Miss North Shore winner deemed ineligibleCaitlyn Thompson said she thought she was eligible for Saturday’s Miss North Shore pageant in Two Harbors because her parents, who live in the Twin Cities area, have a vacation home in Holyoke, south of Duluth on Highway 23.
By Mike Creger
It’s a case of mistaken geography that ended up with a queen reluctantly giving up her crown this week.
Caitlyn Thompson said she thought she was eligible for Saturday’s Miss North Shore pageant in Two Harbors because her parents, who live in the Twin Cities area, have a vacation home in Holyoke, south of Duluth on Highway 23.
Yes, that may be within 30 miles of Lake Superior – which Thompson believed was the requirement – but it doesn’t fit into written bylaws of the pageant that calls for girls who live along the North Shore or 30 miles inland from where Scenic Highway 61 begins just north of Duluth and to Canada.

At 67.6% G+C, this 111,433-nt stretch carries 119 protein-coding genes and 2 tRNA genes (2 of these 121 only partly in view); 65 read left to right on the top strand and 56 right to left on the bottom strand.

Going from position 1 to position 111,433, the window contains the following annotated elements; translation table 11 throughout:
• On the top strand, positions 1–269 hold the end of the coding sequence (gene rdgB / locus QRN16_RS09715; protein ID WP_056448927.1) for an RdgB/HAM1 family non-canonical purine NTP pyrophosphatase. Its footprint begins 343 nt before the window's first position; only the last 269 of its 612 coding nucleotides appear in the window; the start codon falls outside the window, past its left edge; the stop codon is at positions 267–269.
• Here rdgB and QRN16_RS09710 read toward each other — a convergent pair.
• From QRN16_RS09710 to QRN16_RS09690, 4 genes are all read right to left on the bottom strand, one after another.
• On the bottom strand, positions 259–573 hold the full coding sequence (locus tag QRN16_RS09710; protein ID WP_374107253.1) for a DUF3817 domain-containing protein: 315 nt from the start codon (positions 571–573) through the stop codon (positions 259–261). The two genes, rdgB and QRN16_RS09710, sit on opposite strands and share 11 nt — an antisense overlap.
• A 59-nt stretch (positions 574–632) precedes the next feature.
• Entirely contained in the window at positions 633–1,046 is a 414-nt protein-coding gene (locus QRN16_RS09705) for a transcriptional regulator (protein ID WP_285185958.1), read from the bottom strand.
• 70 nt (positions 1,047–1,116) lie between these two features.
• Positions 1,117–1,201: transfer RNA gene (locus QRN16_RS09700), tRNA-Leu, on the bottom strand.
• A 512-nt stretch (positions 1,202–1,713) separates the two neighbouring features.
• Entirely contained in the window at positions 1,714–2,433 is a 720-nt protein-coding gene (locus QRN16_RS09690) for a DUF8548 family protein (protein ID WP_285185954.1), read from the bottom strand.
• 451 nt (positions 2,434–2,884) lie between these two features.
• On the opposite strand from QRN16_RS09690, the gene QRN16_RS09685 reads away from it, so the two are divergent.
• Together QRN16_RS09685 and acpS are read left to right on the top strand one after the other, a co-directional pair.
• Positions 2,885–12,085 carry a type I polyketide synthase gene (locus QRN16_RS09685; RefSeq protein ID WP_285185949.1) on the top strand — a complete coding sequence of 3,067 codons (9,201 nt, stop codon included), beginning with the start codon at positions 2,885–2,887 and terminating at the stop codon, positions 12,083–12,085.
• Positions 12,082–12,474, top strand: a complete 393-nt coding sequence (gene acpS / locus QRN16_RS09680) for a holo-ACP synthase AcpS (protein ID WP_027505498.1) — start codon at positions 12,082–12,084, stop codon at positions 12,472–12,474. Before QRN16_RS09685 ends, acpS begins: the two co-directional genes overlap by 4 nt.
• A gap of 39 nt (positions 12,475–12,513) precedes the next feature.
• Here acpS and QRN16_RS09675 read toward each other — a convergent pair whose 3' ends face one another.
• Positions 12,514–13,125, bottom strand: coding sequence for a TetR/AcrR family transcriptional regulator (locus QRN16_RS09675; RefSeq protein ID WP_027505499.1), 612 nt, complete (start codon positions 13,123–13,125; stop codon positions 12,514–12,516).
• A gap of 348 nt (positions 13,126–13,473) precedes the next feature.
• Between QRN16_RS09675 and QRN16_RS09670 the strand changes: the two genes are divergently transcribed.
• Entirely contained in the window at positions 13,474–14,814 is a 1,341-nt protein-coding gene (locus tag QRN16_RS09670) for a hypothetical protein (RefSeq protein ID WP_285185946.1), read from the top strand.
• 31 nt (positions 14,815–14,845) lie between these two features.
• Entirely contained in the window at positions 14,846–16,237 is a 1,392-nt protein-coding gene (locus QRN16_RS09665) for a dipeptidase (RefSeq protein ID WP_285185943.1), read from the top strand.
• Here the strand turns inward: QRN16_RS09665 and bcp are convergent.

“I wanted to know if this would work,” Thompson said about emails she sent to pageant director Vicki Louks detailing where the family property was. She never said it would be a problem, Thompson said.
It became one on pageant night as audience members heard that the polished Thompson was from Vadnais Heights. In an area where everyone knows everyone, many wondered about Thompson, Louks said.
The director called it “all of my responsibility” Wednesday when officials who run Miss Minnesota events deemed that Thompson did not meet requirements for the pageant.
Thompson said she made it clear where she was from and that Louks said it was OK. “She should have said she couldn’t run,” Deborah Thompson, Caitlyn’s mother, said Wednesday. “She said it was fine.”
She said she read the odometer on her car coming home from Two Harbors last weekend and Holyoke is within 30 miles of Lake Superior.